And, the desire to manage, rather than punish, the incarcerated was cited last week by the Corrections Association, the union representing prison guards, as the reason they are opposed. In essence, an argument born of cowardice. That parolling bad people makes their job easier by acting as an incentive for inmates to be nice to them, not nasty.
Prison guards will be killed, claimed president Bevan Hanlon, as a result of denying parole to the worst violent and/or sexual offenders. The logic is ludicrous and, if applied, would mean that the more dangerous the inmate, the quicker they should be released.
But then our prisons tend to resemble three-star motels. They are made onerous by the company rather than the conditions. Certainly if one is a gang member, then prison has evolved into a fraternal glee club. Which is why some prison guards have a relaxed attitude towards drugs inside. Anything, they reason, that makes their job easier.
Absolutely Mayor Michael, absolutely. The punishment needs to fit the crime, and surely, prisons are a vehicle to punish, as well as providing protection for the law-abiding amongst us.
Of course, there will be much hand-wringing from the usual suspects as the bill passes through parliament. The Kim Workmans, Greg Newbolds, Denis O'Reillys and the like will parade their sympathy. They will claim that none of this will rehabilitate these poor prisoners as functioning members of our society. And they're right: it won't.
But then we don't care. We prefer the three strikes offenders to be out of society altogether. We're not interested in their being given another chance – they blew it. And blew it. And blew it again. Welcome to the consequences. We're not talking about nice people having a bit of bad luck. We are talking about the scum of the earth. Society has an inherent right to protect itself from such. And a duty to ensure that the potential for decent folk becoming new victims is also reduced.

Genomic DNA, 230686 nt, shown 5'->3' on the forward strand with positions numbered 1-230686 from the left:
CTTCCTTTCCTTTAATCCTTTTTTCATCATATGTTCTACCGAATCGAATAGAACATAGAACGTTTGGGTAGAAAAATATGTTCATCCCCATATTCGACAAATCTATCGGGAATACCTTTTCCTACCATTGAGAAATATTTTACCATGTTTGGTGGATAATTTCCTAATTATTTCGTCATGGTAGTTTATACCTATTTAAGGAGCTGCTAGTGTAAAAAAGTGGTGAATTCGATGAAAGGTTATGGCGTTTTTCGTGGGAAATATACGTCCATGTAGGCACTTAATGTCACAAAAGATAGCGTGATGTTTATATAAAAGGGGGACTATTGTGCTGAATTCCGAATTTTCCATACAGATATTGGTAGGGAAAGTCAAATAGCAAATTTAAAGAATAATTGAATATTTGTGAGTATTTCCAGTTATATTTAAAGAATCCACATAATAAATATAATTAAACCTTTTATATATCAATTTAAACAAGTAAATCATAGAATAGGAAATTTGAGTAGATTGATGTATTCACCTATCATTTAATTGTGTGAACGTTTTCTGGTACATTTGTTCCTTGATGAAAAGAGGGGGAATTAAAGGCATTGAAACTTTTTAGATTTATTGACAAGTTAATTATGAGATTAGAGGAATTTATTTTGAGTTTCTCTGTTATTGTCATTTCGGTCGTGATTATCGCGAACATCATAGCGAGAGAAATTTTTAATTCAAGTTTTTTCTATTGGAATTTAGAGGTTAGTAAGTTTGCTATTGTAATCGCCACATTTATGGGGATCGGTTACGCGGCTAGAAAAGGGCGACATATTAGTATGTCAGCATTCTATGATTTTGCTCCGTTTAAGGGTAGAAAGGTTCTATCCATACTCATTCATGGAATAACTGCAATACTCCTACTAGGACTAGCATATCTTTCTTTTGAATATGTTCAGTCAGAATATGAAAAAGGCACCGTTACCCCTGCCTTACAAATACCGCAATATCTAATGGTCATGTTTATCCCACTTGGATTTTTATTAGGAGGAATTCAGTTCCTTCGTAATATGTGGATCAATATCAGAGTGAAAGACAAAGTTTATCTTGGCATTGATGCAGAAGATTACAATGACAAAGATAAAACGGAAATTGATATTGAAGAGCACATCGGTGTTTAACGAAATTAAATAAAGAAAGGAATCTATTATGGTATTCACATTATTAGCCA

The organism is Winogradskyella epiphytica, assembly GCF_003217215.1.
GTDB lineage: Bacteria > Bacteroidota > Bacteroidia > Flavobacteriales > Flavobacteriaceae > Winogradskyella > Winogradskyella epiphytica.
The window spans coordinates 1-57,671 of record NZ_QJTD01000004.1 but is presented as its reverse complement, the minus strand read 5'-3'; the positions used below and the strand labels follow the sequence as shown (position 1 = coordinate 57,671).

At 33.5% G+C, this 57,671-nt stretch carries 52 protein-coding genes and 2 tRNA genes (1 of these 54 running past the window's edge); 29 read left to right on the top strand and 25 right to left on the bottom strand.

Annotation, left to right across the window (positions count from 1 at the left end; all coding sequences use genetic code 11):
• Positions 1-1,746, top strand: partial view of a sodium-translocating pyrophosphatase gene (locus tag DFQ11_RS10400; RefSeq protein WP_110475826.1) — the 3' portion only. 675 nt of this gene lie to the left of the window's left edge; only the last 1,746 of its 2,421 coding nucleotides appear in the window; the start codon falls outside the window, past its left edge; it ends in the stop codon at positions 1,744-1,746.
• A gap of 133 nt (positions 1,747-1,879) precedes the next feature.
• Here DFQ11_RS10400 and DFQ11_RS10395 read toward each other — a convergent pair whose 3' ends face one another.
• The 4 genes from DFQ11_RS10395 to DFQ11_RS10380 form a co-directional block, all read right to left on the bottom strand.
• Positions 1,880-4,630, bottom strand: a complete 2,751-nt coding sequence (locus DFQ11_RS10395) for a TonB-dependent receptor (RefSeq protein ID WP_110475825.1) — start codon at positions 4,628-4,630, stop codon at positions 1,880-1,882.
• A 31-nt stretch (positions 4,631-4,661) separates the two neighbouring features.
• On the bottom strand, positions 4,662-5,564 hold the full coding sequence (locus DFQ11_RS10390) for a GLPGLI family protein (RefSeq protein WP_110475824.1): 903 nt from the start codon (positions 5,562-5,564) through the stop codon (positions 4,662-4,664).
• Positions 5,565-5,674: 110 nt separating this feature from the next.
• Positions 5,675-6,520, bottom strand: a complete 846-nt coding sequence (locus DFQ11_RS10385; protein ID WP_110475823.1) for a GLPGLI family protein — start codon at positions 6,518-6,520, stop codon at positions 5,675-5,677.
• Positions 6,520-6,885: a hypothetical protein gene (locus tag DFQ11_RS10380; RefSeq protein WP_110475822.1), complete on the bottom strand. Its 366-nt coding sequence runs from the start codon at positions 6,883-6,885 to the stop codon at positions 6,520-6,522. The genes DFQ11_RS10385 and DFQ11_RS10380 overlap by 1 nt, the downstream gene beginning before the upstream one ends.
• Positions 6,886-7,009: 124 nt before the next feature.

And you know what? He's dead right again. Our whole mentality as a nation has changed over the last 20 or so years into insulating our young from consequences. And guess what - in our ever-and-exceedingly-humble opinion, that as much as anything has contributed to the current social demise. Our young people need firm and clear boundaries, and there need to be equally firm and clear consequences when they cross those boundaries. Because young people without boundaries grow into adults who don't give a toss about anyone but themselves.
Accepting the "three strikes" approach means admitting that we have failed. It means admitting that there are some amongst us who cannot be rehabilitated, however well-intentioned those who try are. It means identifying the worst of our offenders, and if they are stupid enough to continue offending, or if they simply don't care it means locking them up for the maximum time allowed by law. Because the consequences of NOT doing that do not bear thinking about.